What is the explanation for the second Kepler's law? Why is the law valid?

Is it that the total energy of a planet equals to the kinetic energy plus the potential energy?

  • $\begingroup$ In case you're looking for an intuitive understanding of what it means, it's just a more formal way of saying "it goes slow when far away, and fast when close to the star" $\endgroup$ Nov 8, 2021 at 5:39
  • $\begingroup$ Energy conservation explains something else. $\endgroup$
    – J.G.
    Nov 8, 2021 at 8:55

3 Answers 3


Kepler's second law (a line segment joining a planet and the Sun sweeps out equal areas during equal intervals of time) is a consequence of conservation of angular momentum. It applies not just to gravity, but also to motion under any central force i.e. a force that is always direct towards a fixed point.

Of course, Kepler himself derived his three laws empirically, by observing the motions of the known planets. It was Newton who proved that the Kepler's first and third laws are a consequence of the inverse-square nature of gravity, and that Kepler's second law applies more generally to any central force.


The area of a sector is $A = \frac{1}{2}r^2 \theta$ and for small changes in time (where the distance of the planet to the sun is assumed constant), the rate that the area is swept out is $\frac{dA}{dt} = \frac{1}{2}r^2 \omega$

For orbits the angular momentum is constant, so $mr^2\omega$ is constant and that means that the rate that the area is swept out is constant too.

So we could compare the area swept out by the earth around the Sun for a day in January (for example), when it's closest and a day in July when it's furthest away and the areas would be the same.

  • $\begingroup$ Please explain computing derivative of A, presented in a form dA/dt. In your formula for A there is no variable t... $\endgroup$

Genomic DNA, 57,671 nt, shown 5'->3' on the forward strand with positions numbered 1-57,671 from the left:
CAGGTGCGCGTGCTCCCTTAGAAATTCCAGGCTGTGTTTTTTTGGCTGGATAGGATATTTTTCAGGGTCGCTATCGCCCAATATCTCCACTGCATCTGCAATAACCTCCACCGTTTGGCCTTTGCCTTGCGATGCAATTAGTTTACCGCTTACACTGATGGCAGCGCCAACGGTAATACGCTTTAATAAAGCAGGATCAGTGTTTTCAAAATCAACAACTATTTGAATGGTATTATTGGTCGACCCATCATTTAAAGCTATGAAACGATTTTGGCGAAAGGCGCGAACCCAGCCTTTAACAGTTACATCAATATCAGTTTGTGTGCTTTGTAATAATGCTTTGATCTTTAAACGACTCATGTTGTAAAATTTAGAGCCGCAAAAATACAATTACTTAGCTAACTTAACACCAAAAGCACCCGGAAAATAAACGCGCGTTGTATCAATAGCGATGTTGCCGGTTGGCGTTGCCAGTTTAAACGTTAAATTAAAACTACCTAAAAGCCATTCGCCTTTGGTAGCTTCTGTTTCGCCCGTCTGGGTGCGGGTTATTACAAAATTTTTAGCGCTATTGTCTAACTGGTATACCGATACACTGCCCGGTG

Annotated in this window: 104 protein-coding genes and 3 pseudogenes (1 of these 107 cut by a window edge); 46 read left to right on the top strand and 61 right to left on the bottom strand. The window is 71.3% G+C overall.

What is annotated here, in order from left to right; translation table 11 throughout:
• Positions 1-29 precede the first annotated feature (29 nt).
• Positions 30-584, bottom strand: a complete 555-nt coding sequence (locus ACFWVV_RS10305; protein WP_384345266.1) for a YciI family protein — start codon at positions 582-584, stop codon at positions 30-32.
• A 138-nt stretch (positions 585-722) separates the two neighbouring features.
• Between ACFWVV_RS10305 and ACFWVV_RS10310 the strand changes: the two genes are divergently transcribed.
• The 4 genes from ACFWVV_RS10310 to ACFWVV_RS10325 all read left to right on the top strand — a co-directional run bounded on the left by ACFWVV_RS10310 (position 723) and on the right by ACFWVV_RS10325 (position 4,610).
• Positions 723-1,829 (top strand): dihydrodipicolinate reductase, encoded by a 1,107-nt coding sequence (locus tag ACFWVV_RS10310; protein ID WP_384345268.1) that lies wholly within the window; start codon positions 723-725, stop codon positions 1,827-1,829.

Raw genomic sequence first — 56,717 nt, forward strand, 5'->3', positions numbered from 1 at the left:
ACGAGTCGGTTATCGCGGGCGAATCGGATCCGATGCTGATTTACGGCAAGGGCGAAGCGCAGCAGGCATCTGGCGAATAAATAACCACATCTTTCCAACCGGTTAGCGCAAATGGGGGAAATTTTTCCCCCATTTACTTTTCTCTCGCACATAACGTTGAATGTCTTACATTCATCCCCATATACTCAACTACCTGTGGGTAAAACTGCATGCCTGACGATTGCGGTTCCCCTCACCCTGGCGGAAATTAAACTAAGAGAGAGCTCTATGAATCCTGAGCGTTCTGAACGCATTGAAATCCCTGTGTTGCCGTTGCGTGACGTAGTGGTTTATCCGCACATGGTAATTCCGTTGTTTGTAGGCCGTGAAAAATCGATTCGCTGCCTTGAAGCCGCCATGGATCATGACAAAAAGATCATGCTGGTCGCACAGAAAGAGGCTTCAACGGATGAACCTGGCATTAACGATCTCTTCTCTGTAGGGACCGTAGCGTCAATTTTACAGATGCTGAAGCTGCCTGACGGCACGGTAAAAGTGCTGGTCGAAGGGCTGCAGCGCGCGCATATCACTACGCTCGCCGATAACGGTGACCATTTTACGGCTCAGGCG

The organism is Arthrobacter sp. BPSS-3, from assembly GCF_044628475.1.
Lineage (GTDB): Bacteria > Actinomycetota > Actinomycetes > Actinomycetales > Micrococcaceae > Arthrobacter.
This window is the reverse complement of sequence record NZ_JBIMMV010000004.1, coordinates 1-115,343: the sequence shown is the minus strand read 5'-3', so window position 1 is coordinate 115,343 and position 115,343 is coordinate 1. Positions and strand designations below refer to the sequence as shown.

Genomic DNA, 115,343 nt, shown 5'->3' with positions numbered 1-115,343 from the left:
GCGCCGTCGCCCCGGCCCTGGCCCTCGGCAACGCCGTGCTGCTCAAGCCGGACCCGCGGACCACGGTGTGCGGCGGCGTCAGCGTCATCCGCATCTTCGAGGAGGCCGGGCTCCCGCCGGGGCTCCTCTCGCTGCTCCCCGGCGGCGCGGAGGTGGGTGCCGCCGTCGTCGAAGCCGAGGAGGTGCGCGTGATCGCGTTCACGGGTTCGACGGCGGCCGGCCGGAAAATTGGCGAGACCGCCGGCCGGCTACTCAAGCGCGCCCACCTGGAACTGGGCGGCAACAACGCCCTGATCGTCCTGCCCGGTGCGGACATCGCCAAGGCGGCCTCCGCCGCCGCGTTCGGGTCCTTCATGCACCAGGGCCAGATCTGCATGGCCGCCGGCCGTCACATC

– Jane N.
    Nov 7, 2021 at 14:07
  • $\begingroup$ @ Jan N. The angle $\theta$ is variable as it's for an orbit $\frac{d\theta}{d t} = \omega $ $\endgroup$ Nov 7, 2021 at 14:58
  • $\begingroup$ Thank you for your answer. However I still do not understand. You have computed a derivative according to a variable t in a way of replacing a Greek letter by a different one, while there was no t at all. Maybe a physicist would understand, but I am a mathematician.. Could you please clarify? Thank you. $\endgroup$
    – Jane N.
    Nov 7, 2021 at 15:26
  • $\begingroup$ @ Jan N. When a planet is in orbit, the angle to an initial reference position changes and varies with time, perhaps you would prefer $\theta(t)$, $\frac{d \theta(t)}{dt}$ is commonly called $\omega$, it is the angular velocity. That's how much the angle in radians changes with time. All the best. $\endgroup$ Nov 7, 2021 at 15:47
  • $\begingroup$ Thank you for your explanation. $\endgroup$
    – Jane N.
    Nov 7, 2021 at 15:56

Kepler's second law

according to Newton's second law

$$m\,\mathbf{\ddot{r}}=F(r)\,\frac{\mathbf r}{r}$$

where $~F(r)~$ is central force

from here

$$\mathbf r\times m\,\mathbf{\ddot{r}}=\frac{F(r)}{r}\left(\mathbf r\times \mathbf r\right)=\mathbf 0$$

with $$\frac{d}{dt}\left(\mathbf r\times m\,\mathbf{\dot{r}}\right)= \mathbf{\dot{r}}\times m\,\mathbf{\dot{r}}+\mathbf r\times m\,\mathbf{\ddot{r}}= \mathbf 0$$


$$ \mathbf r\times m\,\mathbf{\dot{r}}=\mathbf L=\textbf{const.}\tag 1$$

this is the conservation of the angular momentum

additional from equation (1) you obtain that $\mathbf r\cdot \mathbf L=\mathbf 0~$ this means that $~\mathbf r\perp\mathbf L~$ so the mass point m has a planner motion

from equation (1) $~\mathbf r\times \mathbf{\dot{r}}=\frac{\textbf{const.}}{m}$ with polar coordinate you obtain

$$\mathbf r=r\,\begin{bmatrix} \cos(\varphi) \\ \sin(\varphi) \\ 0 \\ \end{bmatrix}\\ \mathbf{\dot{r}}=\left[ \begin {array}{c} \cos \left( \varphi \right) {\dot r}-r\sin \left( \varphi \right) \dot\varphi \\ \sin \left( \varphi \right) {\dot r}+r\cos \left( \varphi \right) \dot\varphi \\ 0\end {array} \right]\quad \Rightarrow\\ |\mathbf r\times \mathbf{\dot{r}}|=r^2\,\dot\varphi $$

or $$\frac{d A}{dt}=\frac 12 r^2\,\dot\varphi\\ \boxed{~A=\frac 12 r^2\,\varphi}$$

Kepler's second law

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